Photo Stream : Using Photo Stream (a feature of iCloud) on the new iPad is an amazing experience, especially if you're using an iPhone 4S, which has a very good camera. The new iPad is an incredible photo viewer, providing the clarity that only professional-printed physical pictures can match. It's wonderful to snap a picture on the iPhone, and have it show up in 2048×1536 resolution moments later on the iPad.

Phantom Data Use : The new iPad is very data-hungry. Because the device is probably downloading emails while idle, you might see your cellular data meter tick upwards, even without your use.

iPhone apps : While the iPad 2 would utilize the HVGA version of iPhone apps, the new iPad utilizes the 960×640 resolution of iPhone apps, resulting in much crisper presentation, even when you hit the "2x" button. This is great news if you're still using some iPhone-only apps.

iPad hotspot : The iPad also makes one of the best 4G hotspots around, if you don't consider its large size (relative to a MiFi). With the screen off, you can get many hours of tethering with a laptop or other device. Just keep an eye on your data bill!

Charging : That huge battery takes a lot of time to charge. From zero to 100%, expect to wait about seven hours. Considering that most gadgets charge fully in one to three hours, it's a bit frustrating having to wait so many hours for the new iPad to juice up.


In terms of day to day use, the new iPad feels marginally faster than the iPad 2. The difference is most noticeable in high FPS games.

We were able to clock some impressive (and expected) LTE data speeds over Verizon. Our speeds ranged from 10mbps to 15mbps down, though there's no reason why the new iPad shouldn't be able to do 20mbps+ down in optimum conditions.


Most agree that having a camera on a tablet is not a necessity. It's awkward and uncomfortable to take photos with a 9.7' tablet. That said, for those opportune times, the iPad does a pretty good job with its 5.0MP iSight camera. Color saturation could be better, but the camera did a great job keeping subjects sharp and in focus.

The new iPad can record video in 1080p, and adds video stabilization to the mix. As you can see in this video, the stabilization works quite well. Then again, you're probably never going to use your tablet as a camcorder. Or, at least we hope not.


The new iPad has a battery that is 70% bigger than its predecessor. According to Apple, this achieves 10 hours of battery life when over WiFi, and 9 hours of life when on LTE. Our results weren't as optimistic: we achieved about 8.5 hours of battery life over WiFi, and 7 hours over LTE at medium screen brightness. As with many gadgets, the battery improves after multiple charge/discharge cycles, and we have yet to cycle enough times to achieve optimum results.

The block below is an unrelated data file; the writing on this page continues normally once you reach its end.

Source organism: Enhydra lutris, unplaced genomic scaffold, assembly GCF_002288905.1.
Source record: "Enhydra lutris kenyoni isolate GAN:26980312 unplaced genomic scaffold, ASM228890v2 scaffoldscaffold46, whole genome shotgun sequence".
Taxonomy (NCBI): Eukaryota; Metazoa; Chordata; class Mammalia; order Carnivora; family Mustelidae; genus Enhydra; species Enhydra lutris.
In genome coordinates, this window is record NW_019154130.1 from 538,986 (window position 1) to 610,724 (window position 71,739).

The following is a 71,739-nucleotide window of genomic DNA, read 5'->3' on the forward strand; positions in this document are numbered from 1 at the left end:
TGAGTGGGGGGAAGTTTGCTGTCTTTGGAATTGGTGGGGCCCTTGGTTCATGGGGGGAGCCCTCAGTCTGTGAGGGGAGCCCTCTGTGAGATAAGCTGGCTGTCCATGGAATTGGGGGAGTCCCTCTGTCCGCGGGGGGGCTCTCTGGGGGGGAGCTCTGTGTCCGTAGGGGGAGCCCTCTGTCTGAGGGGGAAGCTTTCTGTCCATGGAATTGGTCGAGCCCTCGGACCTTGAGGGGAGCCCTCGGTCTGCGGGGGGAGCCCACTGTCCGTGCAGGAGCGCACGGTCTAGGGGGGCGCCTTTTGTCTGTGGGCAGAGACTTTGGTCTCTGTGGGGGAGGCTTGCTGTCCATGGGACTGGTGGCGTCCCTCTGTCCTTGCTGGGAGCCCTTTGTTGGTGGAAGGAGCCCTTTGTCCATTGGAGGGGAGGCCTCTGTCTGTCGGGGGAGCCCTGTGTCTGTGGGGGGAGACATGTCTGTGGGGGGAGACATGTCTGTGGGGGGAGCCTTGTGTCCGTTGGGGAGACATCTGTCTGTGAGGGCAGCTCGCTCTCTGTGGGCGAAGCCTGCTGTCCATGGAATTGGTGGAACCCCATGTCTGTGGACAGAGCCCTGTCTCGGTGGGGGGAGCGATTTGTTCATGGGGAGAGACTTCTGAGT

But on an unscientific level, the new iPad is more power hungry than the iPad 2. With the previous iPad, we didn't have to think about battery life. With the new iPad, we witness the battery meter going down a couple of percentage points after a relatively short web browsing session.


Choices, choices! If you want an iPad, you'll have to choose color (white deters fingerprints better than black), capacity (16GB is no longer enough, and 64GB is overkill for most: consider 32GB as a good middle-ground), and carrier (for most, Verizon is the best choice). Your price will range from $499 for the 16GB model with WiFi to $829 for a 4G iPad with 64GB of storage.


  • Screen transforms the way you consume digital content
  • iOS tablet app selection is second-to-none
  • Battery life is still quite good


  • Noticeably heavier and thicker than iPad 2
  • Not significantly faster than iPad 2
  • Takes up to seven hours to charge


The new iPad, albeit a bit predicable in terms of its changes over the iPad 2, is the best tablet on the market right now. Android tablets are broken: the app selection is abysmal and anything with Honeycomb is super laggy and frustrating to use; we're in a bit of a lull of innovation as Android OEMs prepare their flagship tablets for 2012. If you're looking for a tablet and aren't in a rush, we recommend you wait a few months to see what comes from Samsung, Asus, HTC, and the other players. It's possible we might see new iPad-beating specs.

But if you want a tablet that has hundreds of thousands of tablet-optimized apps, great battery life, and a display that makes content consumption as natural as reading as a magazine, the new iPad cannot be beat.